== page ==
For example, if mold starts growing on the bathroom ceiling, it's because the bathroom doesn't vent the steam from bathing or showering fast enough. The room stays moist for longer, and mold spores can start to spread on the ceiling. The condensation and warm temperature in the room give the mold what it needs to thrive.

To fix the problem, you'll need to increase ventilation to the bathroom to help the moist air escape faster. An example would be an exhaust fan that pushes the air in the room out of the bathroom window, removing the excess humidity from the air.

You can wire these fans into switches on the wall or into existing lights to activate when you turn on the light switch.

After identifying the problem causing the mold growth, it's time to remediate the air in the room to ensure the mold does regrow. If you have a problem in a room like a laundry, then seal off the room with a plastic drop cloth to prevent the spores from spreading through your home during the radiation process.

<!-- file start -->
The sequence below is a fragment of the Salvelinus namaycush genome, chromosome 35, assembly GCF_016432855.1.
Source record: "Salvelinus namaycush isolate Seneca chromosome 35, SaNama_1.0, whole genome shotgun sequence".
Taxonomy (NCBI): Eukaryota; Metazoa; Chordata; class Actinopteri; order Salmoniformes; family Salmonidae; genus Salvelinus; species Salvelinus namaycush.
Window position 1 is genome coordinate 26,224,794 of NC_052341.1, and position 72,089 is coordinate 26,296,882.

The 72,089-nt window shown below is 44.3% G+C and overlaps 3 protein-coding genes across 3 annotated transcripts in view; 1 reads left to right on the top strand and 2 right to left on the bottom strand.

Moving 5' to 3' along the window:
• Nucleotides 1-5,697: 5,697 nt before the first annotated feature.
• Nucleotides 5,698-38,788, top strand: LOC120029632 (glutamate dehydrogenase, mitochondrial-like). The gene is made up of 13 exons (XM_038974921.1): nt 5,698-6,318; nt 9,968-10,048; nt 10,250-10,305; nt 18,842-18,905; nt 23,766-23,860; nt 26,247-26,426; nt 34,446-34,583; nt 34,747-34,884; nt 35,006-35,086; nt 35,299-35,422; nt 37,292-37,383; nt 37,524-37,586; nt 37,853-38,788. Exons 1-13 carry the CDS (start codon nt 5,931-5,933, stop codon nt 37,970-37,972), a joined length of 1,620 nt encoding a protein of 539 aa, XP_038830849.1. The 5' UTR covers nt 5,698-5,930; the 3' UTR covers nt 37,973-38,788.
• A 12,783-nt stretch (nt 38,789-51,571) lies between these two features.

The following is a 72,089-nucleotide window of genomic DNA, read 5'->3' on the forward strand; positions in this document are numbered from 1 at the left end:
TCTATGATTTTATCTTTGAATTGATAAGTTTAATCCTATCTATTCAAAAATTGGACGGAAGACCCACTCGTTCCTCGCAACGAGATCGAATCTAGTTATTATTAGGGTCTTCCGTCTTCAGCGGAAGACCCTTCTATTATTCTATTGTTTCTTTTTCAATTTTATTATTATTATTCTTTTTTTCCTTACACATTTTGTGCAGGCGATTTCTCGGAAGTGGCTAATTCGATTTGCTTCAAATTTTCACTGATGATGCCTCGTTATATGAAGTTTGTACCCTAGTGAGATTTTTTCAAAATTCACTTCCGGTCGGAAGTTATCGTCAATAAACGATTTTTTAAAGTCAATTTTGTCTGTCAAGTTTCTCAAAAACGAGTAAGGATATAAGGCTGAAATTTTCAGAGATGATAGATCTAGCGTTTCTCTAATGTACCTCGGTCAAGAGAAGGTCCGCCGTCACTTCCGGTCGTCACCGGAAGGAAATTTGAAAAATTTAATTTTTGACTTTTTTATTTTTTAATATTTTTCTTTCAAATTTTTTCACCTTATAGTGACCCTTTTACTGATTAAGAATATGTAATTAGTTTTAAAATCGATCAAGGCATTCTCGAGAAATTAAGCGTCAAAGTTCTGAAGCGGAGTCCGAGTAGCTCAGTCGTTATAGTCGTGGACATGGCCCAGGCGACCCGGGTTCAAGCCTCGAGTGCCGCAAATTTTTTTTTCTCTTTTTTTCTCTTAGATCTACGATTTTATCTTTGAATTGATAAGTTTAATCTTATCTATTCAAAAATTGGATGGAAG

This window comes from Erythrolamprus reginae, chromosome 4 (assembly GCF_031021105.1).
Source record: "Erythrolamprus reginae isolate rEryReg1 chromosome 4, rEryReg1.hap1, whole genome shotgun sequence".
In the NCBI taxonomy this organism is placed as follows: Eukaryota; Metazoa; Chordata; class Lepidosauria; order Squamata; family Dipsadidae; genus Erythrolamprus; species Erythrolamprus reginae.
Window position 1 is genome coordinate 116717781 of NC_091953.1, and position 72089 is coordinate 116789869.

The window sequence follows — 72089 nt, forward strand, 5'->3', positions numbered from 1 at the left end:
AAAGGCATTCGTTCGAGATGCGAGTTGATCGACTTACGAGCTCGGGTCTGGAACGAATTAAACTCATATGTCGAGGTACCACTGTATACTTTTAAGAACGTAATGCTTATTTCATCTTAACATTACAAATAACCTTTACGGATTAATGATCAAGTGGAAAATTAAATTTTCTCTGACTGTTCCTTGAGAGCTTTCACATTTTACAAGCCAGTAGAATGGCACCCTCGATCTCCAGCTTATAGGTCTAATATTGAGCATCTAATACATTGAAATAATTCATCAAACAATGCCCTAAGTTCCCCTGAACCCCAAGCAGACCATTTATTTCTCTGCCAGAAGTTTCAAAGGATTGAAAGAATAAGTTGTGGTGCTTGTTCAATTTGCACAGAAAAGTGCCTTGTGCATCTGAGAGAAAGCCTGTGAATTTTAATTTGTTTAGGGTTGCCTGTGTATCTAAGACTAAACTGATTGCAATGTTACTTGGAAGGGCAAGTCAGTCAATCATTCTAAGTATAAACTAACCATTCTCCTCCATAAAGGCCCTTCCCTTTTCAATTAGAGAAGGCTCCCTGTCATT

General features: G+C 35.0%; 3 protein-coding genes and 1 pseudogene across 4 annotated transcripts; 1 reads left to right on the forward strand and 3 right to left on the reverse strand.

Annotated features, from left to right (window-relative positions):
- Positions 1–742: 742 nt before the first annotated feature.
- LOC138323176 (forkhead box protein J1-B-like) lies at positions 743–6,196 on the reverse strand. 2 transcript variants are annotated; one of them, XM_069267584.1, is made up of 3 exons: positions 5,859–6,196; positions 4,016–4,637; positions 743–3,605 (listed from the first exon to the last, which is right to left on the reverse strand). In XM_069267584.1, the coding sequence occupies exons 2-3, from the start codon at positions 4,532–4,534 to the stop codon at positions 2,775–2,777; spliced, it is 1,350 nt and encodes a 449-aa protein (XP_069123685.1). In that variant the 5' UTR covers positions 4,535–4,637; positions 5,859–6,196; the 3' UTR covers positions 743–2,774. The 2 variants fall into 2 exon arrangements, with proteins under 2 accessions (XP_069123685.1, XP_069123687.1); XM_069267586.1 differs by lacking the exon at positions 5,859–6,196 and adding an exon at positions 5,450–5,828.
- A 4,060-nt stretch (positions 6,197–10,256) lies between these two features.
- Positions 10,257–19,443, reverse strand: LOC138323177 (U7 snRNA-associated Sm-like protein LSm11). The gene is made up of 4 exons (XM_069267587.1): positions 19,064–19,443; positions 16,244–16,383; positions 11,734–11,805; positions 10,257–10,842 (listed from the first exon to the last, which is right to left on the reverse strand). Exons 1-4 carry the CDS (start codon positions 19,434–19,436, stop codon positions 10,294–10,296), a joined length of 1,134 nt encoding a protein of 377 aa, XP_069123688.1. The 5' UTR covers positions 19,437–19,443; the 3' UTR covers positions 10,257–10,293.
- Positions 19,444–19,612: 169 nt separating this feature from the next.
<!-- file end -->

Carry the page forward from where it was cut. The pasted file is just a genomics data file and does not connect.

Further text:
If you're working in rooms, keep the door closed for the entire remediation process to isolate the spores. Start the remediation process by driving as much air into the room as possible. That means opening the doors and turning on fans to help push the air out of the window.

You might need to leave the room for up to a week or longer to air out, depending on the extent of the mold infestation. If you hire a mold removal service, many of them offer you air remediation after removing the mold from the affected areas of your home.

Professional removal companies have the right tools and methods to ensure they restore the air quality in the room. After they finish remediating the air, you can hire MI&T to conduct another mold inspection and air quality test in the affected space.

Since MI&T are an impartial firm, and we don't contract with removal companies, you can rely on us for an unbiased review of the air quality in your home. Contact our service agents and book your inspection today.

How Do I Use a HEPA Filter for Mold Removal?

HEPA filters are only suitable for mold removal as either a preventative or remediation tool. HEPA filters are parts of HVAC and air-conditioning systems, and as such, they are not the right solution for removing infestations from your home.